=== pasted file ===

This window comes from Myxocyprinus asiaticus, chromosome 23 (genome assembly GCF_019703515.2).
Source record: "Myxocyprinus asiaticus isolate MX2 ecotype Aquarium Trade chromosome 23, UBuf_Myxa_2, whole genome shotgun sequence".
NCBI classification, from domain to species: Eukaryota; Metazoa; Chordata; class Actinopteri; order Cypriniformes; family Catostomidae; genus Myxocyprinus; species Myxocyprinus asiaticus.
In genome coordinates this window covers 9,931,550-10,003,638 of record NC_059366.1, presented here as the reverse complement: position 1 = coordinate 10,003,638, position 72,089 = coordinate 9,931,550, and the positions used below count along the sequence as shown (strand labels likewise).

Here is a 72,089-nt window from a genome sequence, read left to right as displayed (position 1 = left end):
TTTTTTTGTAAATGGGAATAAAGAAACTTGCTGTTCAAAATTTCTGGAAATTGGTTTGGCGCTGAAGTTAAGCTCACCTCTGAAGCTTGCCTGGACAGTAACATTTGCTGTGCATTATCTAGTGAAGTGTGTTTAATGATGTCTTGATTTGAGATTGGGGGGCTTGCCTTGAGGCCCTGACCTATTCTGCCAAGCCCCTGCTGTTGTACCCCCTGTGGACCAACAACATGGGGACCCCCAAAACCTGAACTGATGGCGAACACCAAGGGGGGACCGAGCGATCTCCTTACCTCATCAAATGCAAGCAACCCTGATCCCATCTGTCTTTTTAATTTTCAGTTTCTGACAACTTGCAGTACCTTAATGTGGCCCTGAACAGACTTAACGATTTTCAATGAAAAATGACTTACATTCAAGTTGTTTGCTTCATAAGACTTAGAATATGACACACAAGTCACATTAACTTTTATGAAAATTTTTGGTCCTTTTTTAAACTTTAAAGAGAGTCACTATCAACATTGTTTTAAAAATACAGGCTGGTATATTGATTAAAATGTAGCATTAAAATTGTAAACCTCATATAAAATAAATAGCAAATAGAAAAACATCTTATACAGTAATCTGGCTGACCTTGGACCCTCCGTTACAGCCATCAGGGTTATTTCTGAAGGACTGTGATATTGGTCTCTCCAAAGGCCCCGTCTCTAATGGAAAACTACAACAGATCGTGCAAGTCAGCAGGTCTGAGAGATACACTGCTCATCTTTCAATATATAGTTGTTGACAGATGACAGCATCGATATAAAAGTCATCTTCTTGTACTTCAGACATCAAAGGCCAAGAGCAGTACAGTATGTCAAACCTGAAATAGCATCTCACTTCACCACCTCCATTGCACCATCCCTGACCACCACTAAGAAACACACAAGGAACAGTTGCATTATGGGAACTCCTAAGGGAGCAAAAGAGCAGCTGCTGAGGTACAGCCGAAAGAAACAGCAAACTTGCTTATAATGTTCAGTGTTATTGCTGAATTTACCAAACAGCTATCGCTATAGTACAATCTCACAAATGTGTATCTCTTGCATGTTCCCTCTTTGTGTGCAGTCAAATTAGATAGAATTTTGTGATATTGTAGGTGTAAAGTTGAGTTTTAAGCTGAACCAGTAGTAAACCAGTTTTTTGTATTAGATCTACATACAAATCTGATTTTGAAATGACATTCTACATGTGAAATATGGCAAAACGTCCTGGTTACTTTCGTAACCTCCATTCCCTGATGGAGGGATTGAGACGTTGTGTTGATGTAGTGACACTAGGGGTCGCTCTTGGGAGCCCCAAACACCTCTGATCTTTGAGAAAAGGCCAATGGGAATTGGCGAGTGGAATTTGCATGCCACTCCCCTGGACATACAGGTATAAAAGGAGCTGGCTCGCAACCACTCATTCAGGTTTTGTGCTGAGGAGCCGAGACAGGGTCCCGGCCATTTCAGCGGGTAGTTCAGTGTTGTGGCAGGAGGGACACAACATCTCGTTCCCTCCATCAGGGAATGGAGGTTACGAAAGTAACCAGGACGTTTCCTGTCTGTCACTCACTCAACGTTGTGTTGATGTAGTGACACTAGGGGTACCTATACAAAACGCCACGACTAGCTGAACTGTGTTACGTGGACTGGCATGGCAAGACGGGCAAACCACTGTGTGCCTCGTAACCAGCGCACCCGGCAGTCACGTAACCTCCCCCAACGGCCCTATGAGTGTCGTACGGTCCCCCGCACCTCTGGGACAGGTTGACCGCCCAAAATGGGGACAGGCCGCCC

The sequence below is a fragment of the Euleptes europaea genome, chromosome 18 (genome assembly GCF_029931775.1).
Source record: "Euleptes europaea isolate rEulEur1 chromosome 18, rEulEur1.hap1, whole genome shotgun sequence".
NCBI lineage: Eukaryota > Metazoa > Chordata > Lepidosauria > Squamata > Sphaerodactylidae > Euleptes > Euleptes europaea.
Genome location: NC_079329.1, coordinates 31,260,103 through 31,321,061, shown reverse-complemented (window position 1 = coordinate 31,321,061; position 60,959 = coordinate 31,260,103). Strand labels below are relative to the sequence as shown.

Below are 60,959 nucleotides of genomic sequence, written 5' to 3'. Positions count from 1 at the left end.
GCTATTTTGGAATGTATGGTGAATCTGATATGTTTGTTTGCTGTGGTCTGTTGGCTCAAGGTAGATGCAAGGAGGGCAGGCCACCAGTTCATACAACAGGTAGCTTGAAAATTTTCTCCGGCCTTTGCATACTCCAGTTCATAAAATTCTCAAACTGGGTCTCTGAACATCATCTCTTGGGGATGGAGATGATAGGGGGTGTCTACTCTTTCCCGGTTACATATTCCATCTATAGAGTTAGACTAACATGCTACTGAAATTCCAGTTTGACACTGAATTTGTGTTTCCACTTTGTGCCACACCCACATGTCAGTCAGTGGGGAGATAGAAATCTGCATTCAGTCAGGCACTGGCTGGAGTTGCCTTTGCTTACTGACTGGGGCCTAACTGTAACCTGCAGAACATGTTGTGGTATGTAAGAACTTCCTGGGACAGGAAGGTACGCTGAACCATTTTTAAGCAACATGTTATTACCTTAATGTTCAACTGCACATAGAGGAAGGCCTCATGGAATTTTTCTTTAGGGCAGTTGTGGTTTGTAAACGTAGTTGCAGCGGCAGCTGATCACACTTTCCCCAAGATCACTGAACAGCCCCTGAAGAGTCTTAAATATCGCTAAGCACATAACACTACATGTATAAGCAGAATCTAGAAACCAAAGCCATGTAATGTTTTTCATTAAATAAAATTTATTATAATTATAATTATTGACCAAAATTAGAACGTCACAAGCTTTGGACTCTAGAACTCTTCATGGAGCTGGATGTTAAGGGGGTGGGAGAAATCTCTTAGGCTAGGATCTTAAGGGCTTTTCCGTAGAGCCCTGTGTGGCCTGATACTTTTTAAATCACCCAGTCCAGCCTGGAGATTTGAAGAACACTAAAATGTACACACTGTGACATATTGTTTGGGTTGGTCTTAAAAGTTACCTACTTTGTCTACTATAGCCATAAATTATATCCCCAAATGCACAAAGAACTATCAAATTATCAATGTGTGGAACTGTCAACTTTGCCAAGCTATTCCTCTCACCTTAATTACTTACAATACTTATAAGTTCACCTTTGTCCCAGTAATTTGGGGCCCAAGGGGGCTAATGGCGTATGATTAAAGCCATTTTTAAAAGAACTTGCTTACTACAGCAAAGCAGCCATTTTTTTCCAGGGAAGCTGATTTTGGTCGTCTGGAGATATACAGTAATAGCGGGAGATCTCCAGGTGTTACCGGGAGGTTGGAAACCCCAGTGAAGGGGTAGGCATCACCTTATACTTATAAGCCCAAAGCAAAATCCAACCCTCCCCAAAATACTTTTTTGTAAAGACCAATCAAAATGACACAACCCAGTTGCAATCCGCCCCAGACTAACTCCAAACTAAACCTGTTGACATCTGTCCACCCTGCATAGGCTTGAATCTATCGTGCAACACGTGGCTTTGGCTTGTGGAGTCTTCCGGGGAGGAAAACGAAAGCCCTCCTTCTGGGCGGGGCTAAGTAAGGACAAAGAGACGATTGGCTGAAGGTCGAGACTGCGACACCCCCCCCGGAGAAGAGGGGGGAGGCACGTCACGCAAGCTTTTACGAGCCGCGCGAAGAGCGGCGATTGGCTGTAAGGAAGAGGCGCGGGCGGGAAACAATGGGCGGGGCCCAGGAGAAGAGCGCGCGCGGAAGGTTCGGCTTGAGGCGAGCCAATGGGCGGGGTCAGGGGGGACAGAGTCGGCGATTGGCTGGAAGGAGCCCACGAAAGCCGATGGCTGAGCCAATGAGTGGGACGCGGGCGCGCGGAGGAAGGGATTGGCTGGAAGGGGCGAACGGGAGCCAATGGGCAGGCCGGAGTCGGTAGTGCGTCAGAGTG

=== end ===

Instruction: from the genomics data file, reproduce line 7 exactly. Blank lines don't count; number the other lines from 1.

The sequence below is a fragment of the Euleptes europaea genome, chromosome 18 (genome assembly GCF_029931775.1).